She and her husband, Juan Mendez, led after-school, summer and Saturday programs at the center.
Her son Glenn Mendez said it wasn’t unusual for someone to knock on their door in the evenings, after Gaspar Xuncax had gotten home from work and made dinner for the family, to ask for help.
“Maybe at 8:30 someone would knock on the door and say 'hey, my cousin just crossed the border and here they are, can you help us out,'” he said, “And then she’d spend like an hour finding resources for them.”
In the late 1990s, she began working for the Palm Beach County School District, first at Lake Worth High School and then at South Grade Elementary School.
One of her coworkers and friends at South Grade, then-kindergarten teacher Marc Drautz, ran for mayor of Lake Worth in 2005. He remembers canvassing for votes during the campaign, and hearing a pickup truck behind him as he knocked on doors.
“I looked up and there was Poli,” he said. “She had a big megaphone type of thing she was talking through, and she was driving up and down the streets.”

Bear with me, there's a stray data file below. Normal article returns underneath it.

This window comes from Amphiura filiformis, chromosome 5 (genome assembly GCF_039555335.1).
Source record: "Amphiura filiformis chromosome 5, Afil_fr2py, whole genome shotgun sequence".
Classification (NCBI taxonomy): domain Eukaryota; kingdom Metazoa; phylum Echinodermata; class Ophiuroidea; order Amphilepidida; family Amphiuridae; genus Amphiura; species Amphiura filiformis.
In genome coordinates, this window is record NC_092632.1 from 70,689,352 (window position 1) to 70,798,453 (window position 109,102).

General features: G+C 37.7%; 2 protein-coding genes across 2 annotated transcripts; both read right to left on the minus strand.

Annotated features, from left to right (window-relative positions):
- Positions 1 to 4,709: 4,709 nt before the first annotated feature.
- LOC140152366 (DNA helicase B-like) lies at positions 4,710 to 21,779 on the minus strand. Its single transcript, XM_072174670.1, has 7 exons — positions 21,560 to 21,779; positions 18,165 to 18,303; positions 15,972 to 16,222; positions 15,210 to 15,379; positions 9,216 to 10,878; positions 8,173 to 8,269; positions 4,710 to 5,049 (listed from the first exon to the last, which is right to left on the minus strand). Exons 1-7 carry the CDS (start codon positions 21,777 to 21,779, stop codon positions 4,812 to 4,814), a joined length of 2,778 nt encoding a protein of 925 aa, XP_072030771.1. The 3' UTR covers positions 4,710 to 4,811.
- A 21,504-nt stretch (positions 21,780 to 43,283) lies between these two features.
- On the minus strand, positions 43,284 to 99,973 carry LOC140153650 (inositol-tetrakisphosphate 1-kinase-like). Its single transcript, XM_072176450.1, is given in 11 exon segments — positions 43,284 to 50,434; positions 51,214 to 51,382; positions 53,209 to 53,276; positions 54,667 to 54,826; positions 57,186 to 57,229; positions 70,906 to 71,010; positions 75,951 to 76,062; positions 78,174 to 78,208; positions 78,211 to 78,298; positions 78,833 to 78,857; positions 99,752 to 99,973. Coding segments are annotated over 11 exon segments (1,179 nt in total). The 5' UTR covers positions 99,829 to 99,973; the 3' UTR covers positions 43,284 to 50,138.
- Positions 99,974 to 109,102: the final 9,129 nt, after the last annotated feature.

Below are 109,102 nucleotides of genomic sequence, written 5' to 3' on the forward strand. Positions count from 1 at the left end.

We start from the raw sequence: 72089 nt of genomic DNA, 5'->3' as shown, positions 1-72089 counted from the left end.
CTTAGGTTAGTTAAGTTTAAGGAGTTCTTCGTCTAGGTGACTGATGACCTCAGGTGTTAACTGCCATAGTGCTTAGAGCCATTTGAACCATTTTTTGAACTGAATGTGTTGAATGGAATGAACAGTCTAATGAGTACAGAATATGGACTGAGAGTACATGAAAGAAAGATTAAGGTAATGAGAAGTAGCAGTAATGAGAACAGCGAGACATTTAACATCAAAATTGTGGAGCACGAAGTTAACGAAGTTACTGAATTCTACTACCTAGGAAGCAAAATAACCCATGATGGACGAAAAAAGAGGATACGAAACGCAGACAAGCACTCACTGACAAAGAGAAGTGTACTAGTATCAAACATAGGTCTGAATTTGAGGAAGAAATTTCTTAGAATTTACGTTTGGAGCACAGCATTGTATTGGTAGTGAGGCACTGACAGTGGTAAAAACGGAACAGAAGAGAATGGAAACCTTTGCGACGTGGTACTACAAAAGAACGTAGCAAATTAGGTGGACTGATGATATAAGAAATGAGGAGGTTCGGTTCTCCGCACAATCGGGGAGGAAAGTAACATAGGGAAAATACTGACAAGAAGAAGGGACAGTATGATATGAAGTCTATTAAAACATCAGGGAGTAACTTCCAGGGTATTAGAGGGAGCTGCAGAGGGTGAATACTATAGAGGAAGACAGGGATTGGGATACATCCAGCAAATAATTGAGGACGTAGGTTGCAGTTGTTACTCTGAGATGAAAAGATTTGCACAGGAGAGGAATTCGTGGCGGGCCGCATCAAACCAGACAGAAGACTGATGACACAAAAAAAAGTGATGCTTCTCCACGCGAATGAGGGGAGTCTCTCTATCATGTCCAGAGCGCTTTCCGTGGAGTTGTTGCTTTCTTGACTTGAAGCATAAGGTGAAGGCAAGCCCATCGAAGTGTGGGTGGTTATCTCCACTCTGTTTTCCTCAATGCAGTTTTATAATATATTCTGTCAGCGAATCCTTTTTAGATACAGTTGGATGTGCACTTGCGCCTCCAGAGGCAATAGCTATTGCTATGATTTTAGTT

She’d come to campaign for him without being asked. And even after he won, he remembers Gaspar Xuncax helping him, taking him into churches and translating for him as people discussed their concerns about the city.
After the school district, Gaspar Xuncax worked for the county health department, where she translated for the adults coming in with health concerns. But her sister Dominga Xuncax said she missed working with kids.
Last October, she joined Xuncax’s department at the school district as a Kanjobal community facilitator, traveling around the county to work with Guatemalan kids.